This is clearly too complicated for the owners manual lol... Thanks for helping out a noob and being gentle about it. Much appreciated.
     
  14. Mar 14, 2012 at 8:06 AM
    #14
    SnowroxKT

    SnowroxKT AK SnowroxKT

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    :thumbsup:

    In Alaska we keep vehicles in 4H for October-March normally, so there is some dry pavement turning involved, never had anything break because of it. Definitely do not engage 4H or 4L while turning though.
     
  15. Mar 14, 2012 at 8:14 AM
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    OZ-T

    OZ-T Quite an experience to live in fear , isn't it ?

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    Not very often you will use 4L on a road , but you seem to have the general idea figured out OP
     
  16. Mar 14, 2012 at 8:18 AM
    #16
    tacoman15

    tacoman15 Boobies

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    Why are you being helpful? Are you sick?
     
  17. Mar 14, 2012 at 8:24 AM
    #17
    tacoman15

    tacoman15 Boobies

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    Lol. But OP you've got the idea. Although being in Atlanta I don't know if you will be able to find a long stretch of road and not have to turn. Never know when somebody is gonna pull right out in front of you.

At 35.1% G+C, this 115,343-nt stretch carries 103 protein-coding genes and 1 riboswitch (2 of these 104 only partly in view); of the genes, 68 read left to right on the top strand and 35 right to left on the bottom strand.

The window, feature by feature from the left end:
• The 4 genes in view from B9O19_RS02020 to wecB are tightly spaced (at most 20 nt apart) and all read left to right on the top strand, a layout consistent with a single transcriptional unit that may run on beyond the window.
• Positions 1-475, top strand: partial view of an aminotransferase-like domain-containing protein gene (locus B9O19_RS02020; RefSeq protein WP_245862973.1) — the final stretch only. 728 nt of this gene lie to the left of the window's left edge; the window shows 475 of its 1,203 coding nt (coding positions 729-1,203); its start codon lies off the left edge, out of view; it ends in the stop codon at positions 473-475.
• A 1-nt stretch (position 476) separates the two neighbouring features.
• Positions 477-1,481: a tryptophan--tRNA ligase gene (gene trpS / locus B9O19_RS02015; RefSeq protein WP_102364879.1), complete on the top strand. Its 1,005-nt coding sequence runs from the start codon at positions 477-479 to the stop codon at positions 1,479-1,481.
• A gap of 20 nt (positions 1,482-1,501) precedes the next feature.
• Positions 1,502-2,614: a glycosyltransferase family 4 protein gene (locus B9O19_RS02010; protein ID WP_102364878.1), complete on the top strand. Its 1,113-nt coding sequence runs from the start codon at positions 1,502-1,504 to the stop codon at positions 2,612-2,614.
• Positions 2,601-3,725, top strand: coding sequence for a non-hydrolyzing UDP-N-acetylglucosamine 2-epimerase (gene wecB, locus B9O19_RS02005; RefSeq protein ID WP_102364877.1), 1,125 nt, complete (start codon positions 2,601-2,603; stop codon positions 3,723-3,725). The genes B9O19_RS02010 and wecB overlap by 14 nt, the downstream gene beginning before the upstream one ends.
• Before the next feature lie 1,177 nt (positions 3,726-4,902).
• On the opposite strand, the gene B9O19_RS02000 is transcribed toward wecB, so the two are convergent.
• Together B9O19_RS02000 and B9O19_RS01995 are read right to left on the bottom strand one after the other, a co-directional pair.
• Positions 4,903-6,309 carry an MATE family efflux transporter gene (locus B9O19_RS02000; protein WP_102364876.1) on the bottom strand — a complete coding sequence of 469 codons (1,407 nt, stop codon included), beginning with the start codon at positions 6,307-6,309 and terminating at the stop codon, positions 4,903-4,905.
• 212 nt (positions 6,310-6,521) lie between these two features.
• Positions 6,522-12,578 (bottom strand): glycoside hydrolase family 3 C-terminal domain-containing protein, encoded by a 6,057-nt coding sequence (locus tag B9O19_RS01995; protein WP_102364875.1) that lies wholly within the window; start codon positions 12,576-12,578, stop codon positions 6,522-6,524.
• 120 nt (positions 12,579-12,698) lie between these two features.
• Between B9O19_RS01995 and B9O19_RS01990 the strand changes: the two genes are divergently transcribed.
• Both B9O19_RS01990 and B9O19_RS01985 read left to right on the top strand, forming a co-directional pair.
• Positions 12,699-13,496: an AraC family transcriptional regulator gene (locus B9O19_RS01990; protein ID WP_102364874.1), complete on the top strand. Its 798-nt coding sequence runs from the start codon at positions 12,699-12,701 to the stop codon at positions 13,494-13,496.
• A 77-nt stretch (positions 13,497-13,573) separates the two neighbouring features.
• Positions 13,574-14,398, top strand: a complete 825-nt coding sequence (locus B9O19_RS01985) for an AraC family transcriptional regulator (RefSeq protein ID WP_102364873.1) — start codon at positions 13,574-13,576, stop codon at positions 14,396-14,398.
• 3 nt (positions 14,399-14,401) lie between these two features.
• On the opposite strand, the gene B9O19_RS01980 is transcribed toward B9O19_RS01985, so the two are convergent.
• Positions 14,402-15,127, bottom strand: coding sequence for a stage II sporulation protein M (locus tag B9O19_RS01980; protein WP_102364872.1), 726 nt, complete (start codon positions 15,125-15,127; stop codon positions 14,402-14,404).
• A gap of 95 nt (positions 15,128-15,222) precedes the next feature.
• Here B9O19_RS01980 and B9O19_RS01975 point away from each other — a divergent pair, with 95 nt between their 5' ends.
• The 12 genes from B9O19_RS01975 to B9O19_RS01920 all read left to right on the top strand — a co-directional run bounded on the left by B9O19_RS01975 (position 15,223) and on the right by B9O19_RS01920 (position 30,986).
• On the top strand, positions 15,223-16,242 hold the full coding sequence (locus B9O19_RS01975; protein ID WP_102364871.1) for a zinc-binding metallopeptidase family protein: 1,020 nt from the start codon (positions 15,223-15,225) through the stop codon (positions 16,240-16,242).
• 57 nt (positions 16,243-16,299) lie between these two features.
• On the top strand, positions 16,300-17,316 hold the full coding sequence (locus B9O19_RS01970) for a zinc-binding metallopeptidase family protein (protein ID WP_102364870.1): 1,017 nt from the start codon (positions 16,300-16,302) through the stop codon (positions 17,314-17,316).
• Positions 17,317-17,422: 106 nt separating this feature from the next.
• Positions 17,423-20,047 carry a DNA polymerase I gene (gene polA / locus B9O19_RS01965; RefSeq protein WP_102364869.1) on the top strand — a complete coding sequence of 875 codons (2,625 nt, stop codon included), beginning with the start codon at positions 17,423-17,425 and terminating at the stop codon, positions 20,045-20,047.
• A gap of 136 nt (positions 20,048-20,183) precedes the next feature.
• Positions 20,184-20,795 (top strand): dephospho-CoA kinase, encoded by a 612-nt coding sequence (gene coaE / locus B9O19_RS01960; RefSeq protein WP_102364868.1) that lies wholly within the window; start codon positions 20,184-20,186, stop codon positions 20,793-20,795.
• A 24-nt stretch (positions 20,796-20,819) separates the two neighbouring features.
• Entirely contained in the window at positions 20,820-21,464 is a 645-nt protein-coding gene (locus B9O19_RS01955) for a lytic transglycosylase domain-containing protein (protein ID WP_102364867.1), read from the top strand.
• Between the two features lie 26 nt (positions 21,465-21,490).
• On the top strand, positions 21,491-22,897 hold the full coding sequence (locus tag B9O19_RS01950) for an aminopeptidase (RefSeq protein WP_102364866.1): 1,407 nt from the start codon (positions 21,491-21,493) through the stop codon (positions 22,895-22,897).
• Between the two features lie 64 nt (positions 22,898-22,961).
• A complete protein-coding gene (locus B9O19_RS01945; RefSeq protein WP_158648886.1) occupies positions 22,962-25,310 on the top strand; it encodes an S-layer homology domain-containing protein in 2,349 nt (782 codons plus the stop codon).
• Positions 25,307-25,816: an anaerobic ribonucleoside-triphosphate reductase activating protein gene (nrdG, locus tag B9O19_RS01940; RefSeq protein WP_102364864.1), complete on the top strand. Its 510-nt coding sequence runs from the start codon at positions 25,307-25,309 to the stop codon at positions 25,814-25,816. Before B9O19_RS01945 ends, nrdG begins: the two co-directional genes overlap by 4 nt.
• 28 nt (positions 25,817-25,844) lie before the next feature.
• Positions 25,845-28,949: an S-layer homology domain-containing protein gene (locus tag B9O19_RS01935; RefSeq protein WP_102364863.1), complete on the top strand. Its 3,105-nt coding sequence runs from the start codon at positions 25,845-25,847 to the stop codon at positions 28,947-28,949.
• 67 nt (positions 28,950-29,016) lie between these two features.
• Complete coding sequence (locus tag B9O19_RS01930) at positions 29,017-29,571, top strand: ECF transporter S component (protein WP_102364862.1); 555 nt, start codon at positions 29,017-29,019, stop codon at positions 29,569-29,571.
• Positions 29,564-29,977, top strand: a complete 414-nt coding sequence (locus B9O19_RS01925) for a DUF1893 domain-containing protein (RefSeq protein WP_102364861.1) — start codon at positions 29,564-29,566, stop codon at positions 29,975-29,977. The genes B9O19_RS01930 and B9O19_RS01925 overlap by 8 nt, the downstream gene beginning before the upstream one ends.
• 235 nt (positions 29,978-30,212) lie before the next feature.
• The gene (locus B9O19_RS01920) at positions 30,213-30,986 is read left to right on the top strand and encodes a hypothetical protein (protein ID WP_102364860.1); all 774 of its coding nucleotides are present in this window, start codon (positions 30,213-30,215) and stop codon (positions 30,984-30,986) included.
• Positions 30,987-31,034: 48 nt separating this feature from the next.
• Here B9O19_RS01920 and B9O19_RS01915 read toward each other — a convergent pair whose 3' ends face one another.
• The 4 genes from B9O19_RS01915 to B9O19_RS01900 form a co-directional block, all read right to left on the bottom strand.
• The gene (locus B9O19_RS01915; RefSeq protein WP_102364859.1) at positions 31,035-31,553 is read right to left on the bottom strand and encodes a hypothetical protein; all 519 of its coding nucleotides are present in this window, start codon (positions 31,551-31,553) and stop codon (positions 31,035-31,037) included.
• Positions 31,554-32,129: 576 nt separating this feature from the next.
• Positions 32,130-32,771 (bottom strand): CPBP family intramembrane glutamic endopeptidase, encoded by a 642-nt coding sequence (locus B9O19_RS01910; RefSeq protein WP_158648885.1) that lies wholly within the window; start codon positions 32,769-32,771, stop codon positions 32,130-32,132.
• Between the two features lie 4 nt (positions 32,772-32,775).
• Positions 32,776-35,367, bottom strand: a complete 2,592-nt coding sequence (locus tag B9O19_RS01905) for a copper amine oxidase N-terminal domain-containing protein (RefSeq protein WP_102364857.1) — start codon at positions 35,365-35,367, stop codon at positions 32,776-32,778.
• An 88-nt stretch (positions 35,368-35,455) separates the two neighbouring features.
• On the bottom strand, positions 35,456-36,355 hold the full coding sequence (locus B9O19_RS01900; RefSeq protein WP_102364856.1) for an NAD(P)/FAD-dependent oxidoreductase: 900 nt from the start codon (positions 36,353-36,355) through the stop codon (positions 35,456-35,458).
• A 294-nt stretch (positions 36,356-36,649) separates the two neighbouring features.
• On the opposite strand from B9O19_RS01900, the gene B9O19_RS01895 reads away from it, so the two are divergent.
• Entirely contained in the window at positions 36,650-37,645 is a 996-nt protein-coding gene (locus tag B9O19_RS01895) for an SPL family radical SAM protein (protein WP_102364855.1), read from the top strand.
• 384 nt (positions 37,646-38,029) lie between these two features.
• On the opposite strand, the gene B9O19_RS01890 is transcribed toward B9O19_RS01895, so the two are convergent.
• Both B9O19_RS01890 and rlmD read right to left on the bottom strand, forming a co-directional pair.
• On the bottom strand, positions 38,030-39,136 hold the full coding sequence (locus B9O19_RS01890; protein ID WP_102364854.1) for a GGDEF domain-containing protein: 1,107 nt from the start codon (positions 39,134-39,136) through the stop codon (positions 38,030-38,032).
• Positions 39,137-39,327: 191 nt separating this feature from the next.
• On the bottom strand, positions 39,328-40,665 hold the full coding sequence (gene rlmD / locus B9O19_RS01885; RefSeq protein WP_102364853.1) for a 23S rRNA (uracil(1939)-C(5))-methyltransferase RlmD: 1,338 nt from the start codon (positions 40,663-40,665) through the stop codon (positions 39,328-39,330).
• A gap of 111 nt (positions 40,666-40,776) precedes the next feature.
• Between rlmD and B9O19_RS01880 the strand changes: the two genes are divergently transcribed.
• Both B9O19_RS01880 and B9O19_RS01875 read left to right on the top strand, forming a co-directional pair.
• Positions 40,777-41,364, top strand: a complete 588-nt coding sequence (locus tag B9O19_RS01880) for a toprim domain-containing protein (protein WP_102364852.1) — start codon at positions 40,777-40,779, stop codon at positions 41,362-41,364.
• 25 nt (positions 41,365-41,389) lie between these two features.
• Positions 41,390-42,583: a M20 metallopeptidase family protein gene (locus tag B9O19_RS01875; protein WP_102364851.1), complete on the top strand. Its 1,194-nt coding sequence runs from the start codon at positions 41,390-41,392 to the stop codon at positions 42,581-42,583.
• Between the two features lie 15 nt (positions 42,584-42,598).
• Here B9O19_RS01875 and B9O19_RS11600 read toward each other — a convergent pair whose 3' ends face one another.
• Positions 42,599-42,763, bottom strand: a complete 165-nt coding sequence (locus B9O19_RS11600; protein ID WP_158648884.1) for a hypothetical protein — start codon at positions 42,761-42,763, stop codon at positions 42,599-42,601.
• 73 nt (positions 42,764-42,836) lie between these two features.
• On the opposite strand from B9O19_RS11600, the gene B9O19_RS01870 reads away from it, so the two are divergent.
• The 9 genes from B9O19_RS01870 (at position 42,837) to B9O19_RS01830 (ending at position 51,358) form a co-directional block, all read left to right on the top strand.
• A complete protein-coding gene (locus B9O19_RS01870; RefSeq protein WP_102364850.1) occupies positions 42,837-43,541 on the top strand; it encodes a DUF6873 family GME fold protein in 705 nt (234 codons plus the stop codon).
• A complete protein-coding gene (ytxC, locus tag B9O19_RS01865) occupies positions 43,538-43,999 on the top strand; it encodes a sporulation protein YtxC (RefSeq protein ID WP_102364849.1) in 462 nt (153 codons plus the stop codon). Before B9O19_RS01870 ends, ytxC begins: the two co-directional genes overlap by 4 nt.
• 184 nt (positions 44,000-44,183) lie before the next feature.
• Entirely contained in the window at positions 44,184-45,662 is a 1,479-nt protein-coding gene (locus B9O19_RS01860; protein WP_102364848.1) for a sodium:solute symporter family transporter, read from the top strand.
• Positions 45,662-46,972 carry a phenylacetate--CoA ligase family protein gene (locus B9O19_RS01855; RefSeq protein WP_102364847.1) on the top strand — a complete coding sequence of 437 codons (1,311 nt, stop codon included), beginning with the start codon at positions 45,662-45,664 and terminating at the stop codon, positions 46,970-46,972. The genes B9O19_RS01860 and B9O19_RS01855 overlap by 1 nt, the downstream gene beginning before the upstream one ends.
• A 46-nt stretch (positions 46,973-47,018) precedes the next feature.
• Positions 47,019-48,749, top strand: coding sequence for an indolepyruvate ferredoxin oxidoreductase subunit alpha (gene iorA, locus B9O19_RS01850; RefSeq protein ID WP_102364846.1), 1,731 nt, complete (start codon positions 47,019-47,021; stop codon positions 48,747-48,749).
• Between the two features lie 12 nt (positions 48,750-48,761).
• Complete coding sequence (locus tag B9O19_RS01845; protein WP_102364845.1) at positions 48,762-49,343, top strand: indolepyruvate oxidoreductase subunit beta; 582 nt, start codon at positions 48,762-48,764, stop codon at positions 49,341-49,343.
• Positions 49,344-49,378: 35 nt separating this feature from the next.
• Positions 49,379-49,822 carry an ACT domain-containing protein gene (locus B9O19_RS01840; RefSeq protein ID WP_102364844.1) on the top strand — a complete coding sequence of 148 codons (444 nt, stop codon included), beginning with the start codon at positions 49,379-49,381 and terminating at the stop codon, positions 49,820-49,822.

18. Mar 14, 2012 at 8:29 AM
    #18
    scocar

    scocar Scouting the perimeter for weakness

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    OP, tha main idea I haven't seen anyone quite hit on here yet (although there is plenty of good advice) is that 4wd will cause gear binding if you turn on a surface that does not allow the wheels to slip and turn at different speeds (and therefore not bind up). So, dirt roads are good for this. Rain, however, does not qaulify, because your tires are designed to maintian traction on wet paved surface. Otherwise, finding straight stretches of pavement in areas where there are little to no chance of having to perfrom sudden evasive maneuvers (other than stopping in a straight line) are an option.

    4H is usually suited to slippery snowy highway or higher speed dirt or muddy or sandy roads where additional traction and control is needed, but conditions still allow you to go fairly quickly.
     
  19. Mar 14, 2012 at 8:36 AM
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    DEEVON911

    DEEVON911 Semi-Pro

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    I did. :D:p
     
  20. Mar 14, 2012 at 9:00 AM
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    tranceporter

    tranceporter [OP] Well-Known Member

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    I actually bought the truck to do a road trip to Alaska. Otherwise being in Atlanta I could have done with a 2WD truck.

    This is so true. I should just throw on 4H and start rampaging through all my neighbors back yards lol

    Thankyou for the 2nd paragraph. Thats what I was thinking as well.